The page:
Preschool Suppresses Social and Emotional Development

A new report released this month by researchers at the University of California Berkeley and Stanford University found that preschool attendance has negative effects on the social and emotional development of children, effects that were most strongly seen in children from better-off-families. Co-author of the study, UC Berkeley child development research director Margaret Bridges, expressed concern, “Cognitive benefits are great, but we have to pay heed to what’s going on with kids emotionally and socially.” The study found that all children who attended preschool at least 15 hours a week displayed more negative social behaviors when compared with their stay-at-home peers.
The National Institute for Child Health and Human Development’s newly issued report arrived at virtually the same results and found that long hours in daycare and preschool slow a child’s social development.
“So, the report’s a bit sobering for governors and mayors – including those in California, Florida, Georgia, New York, North Carolina and Oklahoma – who are getting behind universal preschool,” comments Co-Author and UC Berkeley professor Bruce Fuller. In light of these findings, Morningstar Educational Network hopes that the press, politicians and pastors will focus rather on what is best for children and encourage families to make the necessary arrangements so that mothers can stay home and raise their young children. To help in this effort, Morningstar Educational Network sponsors Considering Homeschooling Ministry, a national outreach encouraging parents to care for and preschool their young children at home.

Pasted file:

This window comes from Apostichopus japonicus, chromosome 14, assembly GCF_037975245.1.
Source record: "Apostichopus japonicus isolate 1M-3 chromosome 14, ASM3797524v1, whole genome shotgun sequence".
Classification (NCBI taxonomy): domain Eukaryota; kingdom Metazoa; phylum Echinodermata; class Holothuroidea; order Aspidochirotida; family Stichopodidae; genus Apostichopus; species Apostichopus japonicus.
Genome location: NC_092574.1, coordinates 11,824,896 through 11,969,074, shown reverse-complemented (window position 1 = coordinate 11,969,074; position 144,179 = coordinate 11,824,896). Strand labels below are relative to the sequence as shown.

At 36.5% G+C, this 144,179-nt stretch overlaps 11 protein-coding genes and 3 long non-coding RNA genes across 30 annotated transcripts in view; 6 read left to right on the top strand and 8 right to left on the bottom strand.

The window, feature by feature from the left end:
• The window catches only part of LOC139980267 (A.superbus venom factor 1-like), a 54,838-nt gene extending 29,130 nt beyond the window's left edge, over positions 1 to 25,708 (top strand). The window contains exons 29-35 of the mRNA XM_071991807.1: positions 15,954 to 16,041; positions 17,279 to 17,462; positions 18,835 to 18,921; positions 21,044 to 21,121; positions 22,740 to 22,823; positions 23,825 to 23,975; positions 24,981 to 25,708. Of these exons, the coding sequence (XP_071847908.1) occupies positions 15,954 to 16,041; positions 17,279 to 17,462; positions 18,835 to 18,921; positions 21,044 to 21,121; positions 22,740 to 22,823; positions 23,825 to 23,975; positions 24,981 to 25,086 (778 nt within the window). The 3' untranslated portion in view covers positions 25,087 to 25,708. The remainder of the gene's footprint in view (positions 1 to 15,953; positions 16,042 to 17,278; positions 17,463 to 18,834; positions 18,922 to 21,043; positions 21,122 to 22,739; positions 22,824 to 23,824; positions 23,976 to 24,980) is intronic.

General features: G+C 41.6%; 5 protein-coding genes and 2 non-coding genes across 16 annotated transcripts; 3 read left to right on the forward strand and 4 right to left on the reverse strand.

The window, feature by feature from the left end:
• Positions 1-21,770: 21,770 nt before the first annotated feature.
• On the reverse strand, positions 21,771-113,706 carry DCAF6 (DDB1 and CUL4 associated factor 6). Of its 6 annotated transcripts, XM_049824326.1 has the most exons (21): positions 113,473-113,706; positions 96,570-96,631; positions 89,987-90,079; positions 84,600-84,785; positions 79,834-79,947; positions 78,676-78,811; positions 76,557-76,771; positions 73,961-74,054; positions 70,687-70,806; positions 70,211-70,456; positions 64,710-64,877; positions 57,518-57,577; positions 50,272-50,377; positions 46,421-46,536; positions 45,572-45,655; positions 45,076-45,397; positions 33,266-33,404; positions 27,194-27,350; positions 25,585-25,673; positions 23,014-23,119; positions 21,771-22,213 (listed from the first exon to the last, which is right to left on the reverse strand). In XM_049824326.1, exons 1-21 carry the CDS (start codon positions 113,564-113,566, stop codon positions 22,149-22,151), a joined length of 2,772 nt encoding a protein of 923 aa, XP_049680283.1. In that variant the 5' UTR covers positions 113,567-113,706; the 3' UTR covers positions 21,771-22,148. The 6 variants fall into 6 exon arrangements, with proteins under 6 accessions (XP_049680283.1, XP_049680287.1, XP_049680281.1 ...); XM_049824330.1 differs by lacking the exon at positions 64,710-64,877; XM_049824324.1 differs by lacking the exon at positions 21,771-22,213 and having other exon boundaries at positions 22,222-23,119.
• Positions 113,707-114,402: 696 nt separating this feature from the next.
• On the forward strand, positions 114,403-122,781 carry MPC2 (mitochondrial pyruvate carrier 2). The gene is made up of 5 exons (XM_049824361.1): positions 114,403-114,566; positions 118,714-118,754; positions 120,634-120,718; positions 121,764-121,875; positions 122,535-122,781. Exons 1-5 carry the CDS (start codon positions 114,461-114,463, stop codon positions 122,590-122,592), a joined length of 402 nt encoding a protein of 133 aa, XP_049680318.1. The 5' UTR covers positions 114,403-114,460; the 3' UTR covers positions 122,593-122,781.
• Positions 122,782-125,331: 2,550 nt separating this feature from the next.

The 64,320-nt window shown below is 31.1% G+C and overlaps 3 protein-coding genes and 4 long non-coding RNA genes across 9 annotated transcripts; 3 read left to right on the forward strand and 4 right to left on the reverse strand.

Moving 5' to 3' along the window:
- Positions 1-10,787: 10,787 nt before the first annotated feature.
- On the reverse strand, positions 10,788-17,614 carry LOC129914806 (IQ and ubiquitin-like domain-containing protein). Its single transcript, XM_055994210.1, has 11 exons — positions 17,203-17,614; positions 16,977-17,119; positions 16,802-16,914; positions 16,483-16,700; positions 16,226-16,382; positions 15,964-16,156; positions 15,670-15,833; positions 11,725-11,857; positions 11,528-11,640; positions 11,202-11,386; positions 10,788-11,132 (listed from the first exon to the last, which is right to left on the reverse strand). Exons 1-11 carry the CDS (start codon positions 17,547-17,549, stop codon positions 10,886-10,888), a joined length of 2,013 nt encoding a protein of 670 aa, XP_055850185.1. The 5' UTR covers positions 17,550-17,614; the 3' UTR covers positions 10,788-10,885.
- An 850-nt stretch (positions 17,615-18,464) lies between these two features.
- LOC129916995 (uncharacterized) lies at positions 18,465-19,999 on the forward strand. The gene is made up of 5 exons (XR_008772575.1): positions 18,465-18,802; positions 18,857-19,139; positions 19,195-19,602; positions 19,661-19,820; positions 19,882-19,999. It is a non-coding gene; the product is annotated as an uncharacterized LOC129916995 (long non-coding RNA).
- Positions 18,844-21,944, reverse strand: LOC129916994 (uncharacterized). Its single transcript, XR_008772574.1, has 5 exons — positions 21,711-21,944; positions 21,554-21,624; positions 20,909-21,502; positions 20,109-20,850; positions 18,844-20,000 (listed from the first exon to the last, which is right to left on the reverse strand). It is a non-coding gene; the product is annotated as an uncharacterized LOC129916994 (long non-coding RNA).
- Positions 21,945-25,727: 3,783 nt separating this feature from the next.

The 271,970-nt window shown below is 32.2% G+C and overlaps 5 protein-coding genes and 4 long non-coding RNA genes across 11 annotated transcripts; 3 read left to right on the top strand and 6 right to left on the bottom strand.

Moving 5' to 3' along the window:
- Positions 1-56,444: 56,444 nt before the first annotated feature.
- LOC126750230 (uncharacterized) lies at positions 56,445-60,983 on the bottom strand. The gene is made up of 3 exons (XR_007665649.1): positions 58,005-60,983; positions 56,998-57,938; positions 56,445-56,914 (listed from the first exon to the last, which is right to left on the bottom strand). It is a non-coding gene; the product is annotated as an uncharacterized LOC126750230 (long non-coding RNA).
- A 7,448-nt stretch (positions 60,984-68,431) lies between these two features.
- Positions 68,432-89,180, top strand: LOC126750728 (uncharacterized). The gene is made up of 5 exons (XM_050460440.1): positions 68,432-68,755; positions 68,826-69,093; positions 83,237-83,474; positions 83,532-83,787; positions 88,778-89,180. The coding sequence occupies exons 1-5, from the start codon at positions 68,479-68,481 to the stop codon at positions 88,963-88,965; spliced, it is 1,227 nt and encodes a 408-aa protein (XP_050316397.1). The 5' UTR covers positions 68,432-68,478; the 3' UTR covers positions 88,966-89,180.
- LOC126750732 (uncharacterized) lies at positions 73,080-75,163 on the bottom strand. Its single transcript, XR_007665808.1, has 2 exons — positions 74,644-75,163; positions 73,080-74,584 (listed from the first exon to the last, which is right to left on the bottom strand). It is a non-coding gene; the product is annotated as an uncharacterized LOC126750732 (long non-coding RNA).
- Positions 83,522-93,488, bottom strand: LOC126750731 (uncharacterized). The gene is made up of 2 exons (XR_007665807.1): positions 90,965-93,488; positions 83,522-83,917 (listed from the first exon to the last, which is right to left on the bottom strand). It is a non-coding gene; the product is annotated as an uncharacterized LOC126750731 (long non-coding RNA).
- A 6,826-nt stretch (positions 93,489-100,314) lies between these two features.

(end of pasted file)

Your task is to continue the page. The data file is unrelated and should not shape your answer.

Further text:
“These negative social behaviors children are displaying are getting worse,” reports Denise Kanter, Morningstar’s research advisor. “In December of 2003, Time Magazine reported on the consequences of negative emotional and social problems among young children. In Time’s report, the child-advocacy group Partnership for Children survey showed that 93 percent of 39 schools responding said kindergartners today “‘have more emotional and behavioral problems than were seen just five years ago.” A majority of day-care centers, which host the tiniest tots, revealed that “incidents of rage and anger” have increased over the past three years. Time’s reporter further quotes the survey leader as explaining, “We’re talking about children–a 3-year-old in one instance–who will take a fork and stab another child in the forehead. We’re talking about a wide range of explosive behaviors, and it’s a growing problem.”
“A child’s success in life and academic performance hinges on their healthy social and emotional development. Young children need to be at home bonding with their mothers and fathers,” concludes Denise Kanter.
Background: For more information regarding homeschooling, daycares, preschools and this news release visit
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